Your claim that I blame starving people for their starvation is about all I’d expect from a political hack who thinks good intentions are the only principle worth its salt.

            1. The idea that the New Deal prolonged the depression is a…minority view, to say the least. It’s also a counterfactual and so kind of silly to build a factual narrative around.

              You also mistake me. As I noted below, ‘intentions and outcomes are separate moral debates.’ I did not say outcomes don’t matter; quite the opposite in fact.

              the principle that the masses are too damned naive, gullible, ignorant, and just plain dumb to look out for themselves looks to me a lot like you are blaming starving people for their starvation, and asking that they look out for themselves.
              Happy to be wrong; please clarify.

              1. I didn’t say that you said outcomes don’t matter. I said you think intentions matter. You are wrong.

                The only people who think Hoover and FDR did not prolong the depression are, to use the current fad word, deniers. It is not a minority opinion except among political hacks.

      3. “Maybe the policies have bad outcomes, but ….” pretty much sums up all political programs. To call LBJ moral is to justify intentions over outcomes. Same nonsense that justifies looting, vandalism, and arson in the name of social justice.

        No thanks.

        1. Intentions and outcomes are separate moral debates. AmosArch was clearly speaking about intentions.

          1. It was you I quoted. “Good intentions but …”

            You can’t back out of it now. Your guiding principle is good intentions above good outcomes.

            1. No, I was responding to AmosArch’s ridiculous scenario.

              My name-checking outcomes was an attempt to head off any discussion of outcomes as irrelevant. Which is quite clearly how that sentence reads.

              1. Not clearly at all, since you have now spent several comments re-interpreting it.

  2. The Johnson administration marked the beginning of the end of the greatest country ever. If you have any doubt take a look at your tv this pm.

    1. We are great at a lot of things. Great at looting, rioting, and forming a permanent criminal welfare underclass that does the looting and rioting.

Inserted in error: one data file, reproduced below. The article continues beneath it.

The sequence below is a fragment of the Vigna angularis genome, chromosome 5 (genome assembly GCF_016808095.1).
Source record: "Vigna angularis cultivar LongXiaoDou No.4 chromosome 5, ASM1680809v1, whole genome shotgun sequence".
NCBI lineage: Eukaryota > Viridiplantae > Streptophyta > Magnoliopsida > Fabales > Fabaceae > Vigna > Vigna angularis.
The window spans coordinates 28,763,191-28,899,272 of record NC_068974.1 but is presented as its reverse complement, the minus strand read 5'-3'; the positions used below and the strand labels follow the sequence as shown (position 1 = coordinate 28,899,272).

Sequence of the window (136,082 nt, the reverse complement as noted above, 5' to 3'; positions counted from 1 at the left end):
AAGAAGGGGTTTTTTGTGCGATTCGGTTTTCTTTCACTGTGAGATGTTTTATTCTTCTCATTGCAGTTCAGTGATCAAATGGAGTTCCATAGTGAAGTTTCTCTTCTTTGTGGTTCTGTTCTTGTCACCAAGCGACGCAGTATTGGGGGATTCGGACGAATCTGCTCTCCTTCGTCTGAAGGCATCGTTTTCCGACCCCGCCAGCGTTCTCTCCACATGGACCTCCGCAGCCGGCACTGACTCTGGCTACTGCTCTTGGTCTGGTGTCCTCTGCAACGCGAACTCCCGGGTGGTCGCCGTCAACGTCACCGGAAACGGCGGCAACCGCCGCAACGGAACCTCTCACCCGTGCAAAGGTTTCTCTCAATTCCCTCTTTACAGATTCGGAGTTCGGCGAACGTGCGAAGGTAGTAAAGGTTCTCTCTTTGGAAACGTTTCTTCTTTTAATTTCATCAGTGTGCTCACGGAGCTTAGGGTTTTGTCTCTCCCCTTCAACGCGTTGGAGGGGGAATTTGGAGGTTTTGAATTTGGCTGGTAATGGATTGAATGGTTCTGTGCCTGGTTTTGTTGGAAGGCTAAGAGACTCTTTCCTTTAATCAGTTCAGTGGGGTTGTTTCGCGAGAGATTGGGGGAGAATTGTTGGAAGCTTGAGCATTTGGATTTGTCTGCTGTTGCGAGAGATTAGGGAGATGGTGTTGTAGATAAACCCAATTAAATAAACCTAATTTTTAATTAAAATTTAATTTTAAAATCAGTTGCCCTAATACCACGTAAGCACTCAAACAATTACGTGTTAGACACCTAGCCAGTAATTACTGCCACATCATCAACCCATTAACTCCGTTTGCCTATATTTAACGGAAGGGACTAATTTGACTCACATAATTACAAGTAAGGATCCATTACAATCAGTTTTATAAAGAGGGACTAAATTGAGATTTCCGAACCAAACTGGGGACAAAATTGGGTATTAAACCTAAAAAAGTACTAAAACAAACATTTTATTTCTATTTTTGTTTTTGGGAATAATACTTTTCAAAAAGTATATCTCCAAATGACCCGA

I’m still hopeful for the future, that said. We just have to ignore the rock in the shoe and the splinter in the hand, because they ain’t going away.

    2. What is the connection between LBJ and BLM?

      1. Good intentions and bad outcomes. Can’t you recognize your own principle, or have you forgotten it already?

        1. WJack is drawing a causal connection. mad_kalak seems to agree. I don’t see it.

          As noted above, I’ve never said that good intentions obviate bad outcomes. You have misread.

          1. I never said you said that.

  3. Do the Volokh Conspirators ever wonder why their blog attracts so many bigots?

    Do their employers?

    What about the hiring committees at strong law schools, which are sometimes asked (by movement conservatives) to hire more movement conservatives?

  4. A dirty politician who used his wiles for good purposes that he knew would hurt him. In politics that’s rare.

  5. The Republicans continued their half-century-old Southern Strategy this evening by having a member of the Sons of Confederate Veterans sing the national anthem to close this evening’s segment of the Republican convention.

    Which part of American history inclines conservatives to believe that bigots can prevail in America? Better Americans have overcome successive waves of ignorance and intolerance throughout American history, and this latest batch of bigots seems nothing special.

    As America improves and in a world in which whites will soon not constitute a majority in America, the Republican Party must change or die,

    I vote “die.” See you at the polls, clingers.